Rick Owens’ origin story is a classic: quiet, artistic young boy rebelling against a small, close-minded town’s restrictive norms. As he grows up, the boy rebels with increasingly lurid antics until he finally breaks free.

"Growing up, there was a certain set of rules or expectations about how to behave,," he once said. "That angered me, and later on I felt vengeful."

And thus for Fall/Winter 2024, Owens created the monsters that the people in Porterville, his childhood home, believed him to be.

Owens himself is obviously no monster — despite his anti-establishmentarian attitude and staggering success, the still-independent 62-year-old designer is as modest now as he was when his eponymous label first took off a decade ago. But his runway shows often play up his iconoclastic proclivities, as Owens is still restless to prove himself.

For instance, he could simply show the signature pieces that his ardent admirers consider timeless but Owens instead rips it all up and starts again each season.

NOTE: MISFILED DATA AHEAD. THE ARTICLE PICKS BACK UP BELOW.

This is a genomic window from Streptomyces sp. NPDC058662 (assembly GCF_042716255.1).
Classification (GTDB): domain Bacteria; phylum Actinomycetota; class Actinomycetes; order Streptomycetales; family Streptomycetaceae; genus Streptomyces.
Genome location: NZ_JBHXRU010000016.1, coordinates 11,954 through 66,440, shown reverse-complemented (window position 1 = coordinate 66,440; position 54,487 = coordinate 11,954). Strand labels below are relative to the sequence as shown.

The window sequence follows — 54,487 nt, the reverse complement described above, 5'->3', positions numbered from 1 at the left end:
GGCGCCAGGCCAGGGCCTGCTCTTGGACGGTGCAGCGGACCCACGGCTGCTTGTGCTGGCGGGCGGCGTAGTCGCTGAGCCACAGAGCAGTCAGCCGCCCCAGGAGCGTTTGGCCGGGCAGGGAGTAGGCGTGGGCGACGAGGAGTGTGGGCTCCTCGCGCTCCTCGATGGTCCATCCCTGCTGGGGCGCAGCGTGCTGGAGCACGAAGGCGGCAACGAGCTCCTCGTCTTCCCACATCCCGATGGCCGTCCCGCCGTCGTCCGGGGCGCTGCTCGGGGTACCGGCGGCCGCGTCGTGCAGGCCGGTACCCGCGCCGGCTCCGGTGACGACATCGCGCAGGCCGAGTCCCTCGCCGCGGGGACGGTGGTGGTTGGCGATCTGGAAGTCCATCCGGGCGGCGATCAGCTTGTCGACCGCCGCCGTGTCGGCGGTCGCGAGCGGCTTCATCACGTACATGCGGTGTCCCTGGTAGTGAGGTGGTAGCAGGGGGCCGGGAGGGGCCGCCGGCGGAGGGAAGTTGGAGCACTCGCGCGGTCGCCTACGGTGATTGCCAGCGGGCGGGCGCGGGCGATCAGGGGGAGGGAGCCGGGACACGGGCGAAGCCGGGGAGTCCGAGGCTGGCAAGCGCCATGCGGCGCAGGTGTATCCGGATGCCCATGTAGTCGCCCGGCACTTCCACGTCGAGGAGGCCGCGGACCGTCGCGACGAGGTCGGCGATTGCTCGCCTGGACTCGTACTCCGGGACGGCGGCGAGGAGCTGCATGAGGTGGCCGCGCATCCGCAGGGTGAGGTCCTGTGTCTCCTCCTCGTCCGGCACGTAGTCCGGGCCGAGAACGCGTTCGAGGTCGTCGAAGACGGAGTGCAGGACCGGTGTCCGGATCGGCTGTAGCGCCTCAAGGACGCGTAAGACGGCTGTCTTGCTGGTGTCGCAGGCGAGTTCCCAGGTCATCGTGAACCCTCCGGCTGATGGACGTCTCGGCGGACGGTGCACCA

Like, now that Owens’ inflated-looking sneakers have become popularized as status symbols, he’s showing actual inflatable footwear on the runway. Now that his cropped bombers and skin-tight tanks are palatable for a broad audience, he’s dressing models in sculptural wires and little else — according to the show notes, these are tangible representations of what he sees as omnipresent, normalized hostility. Despite all our rage, we are still rats in a cage.

That’s not to imply that Owens doesn’t make beautiful clothes, because he does (the hooded knit "PORTERVILLE" cape is as sumptuous a statement as anything else in Paris). It’s just that he knows the power of a strong image.

Hence why raw monochrome photographs of the scenes during the set-up for his FW24 presentation look less like a fashion show and more like screengrabs from E. Elias Merhige’s Begotten. It’s no accident that Owens’ retort to childhood antagonists is an eerie theater of harsh makeup and protean layers.

That’s the beauty of Owens’ particular brand of provocation: it has purpose, a point beyond empty anachronism. If only those saps from Porterville saw him now.

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